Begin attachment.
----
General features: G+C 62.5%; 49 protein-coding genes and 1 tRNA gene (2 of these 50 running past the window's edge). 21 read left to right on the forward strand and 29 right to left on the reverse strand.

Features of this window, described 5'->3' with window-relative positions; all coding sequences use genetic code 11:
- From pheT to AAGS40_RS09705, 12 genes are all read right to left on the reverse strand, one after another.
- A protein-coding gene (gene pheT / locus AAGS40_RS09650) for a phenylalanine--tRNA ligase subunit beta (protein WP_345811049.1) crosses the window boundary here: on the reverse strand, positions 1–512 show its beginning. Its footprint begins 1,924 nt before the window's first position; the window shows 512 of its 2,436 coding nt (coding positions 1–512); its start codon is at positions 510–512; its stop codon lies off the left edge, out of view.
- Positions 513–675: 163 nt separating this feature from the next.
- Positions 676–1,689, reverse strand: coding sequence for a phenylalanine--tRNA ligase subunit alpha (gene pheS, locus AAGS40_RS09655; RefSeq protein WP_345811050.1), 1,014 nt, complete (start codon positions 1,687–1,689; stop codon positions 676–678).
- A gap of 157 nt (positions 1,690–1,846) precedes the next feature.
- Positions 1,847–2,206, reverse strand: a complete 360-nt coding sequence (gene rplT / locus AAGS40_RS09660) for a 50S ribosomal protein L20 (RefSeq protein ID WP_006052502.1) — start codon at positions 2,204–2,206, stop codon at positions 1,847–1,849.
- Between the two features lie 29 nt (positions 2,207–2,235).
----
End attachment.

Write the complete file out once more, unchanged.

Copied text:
General features: G+C 62.5%; 49 protein-coding genes and 1 tRNA gene (2 of these 50 running past the window's edge). 21 read left to right on the forward strand and 29 right to left on the reverse strand.

Features of this window, described 5'->3' with window-relative positions; all coding sequences use genetic code 11:
- From pheT to AAGS40_RS09705, 12 genes are all read right to left on the reverse strand, one after another.
- A protein-coding gene (gene pheT / locus AAGS40_RS09650) for a phenylalanine--tRNA ligase subunit beta (protein WP_345811049.1) crosses the window boundary here: on the reverse strand, positions 1–512 show its beginning. Its footprint begins 1,924 nt before the window's first position; the window shows 512 of its 2,436 coding nt (coding positions 1–512); its start codon is at positions 510–512; its stop codon lies off the left edge, out of view.
- Positions 513–675: 163 nt separating this feature from the next.
- Positions 676–1,689, reverse strand: coding sequence for a phenylalanine--tRNA ligase subunit alpha (gene pheS, locus AAGS40_RS09655; RefSeq protein WP_345811050.1), 1,014 nt, complete (start codon positions 1,687–1,689; stop codon positions 676–678).
- A gap of 157 nt (positions 1,690–1,846) precedes the next feature.
- Positions 1,847–2,206, reverse strand: a complete 360-nt coding sequence (gene rplT / locus AAGS40_RS09660) for a 50S ribosomal protein L20 (RefSeq protein ID WP_006052502.1) — start codon at positions 2,204–2,206, stop codon at positions 1,847–1,849.
- Between the two features lie 29 nt (positions 2,207–2,235).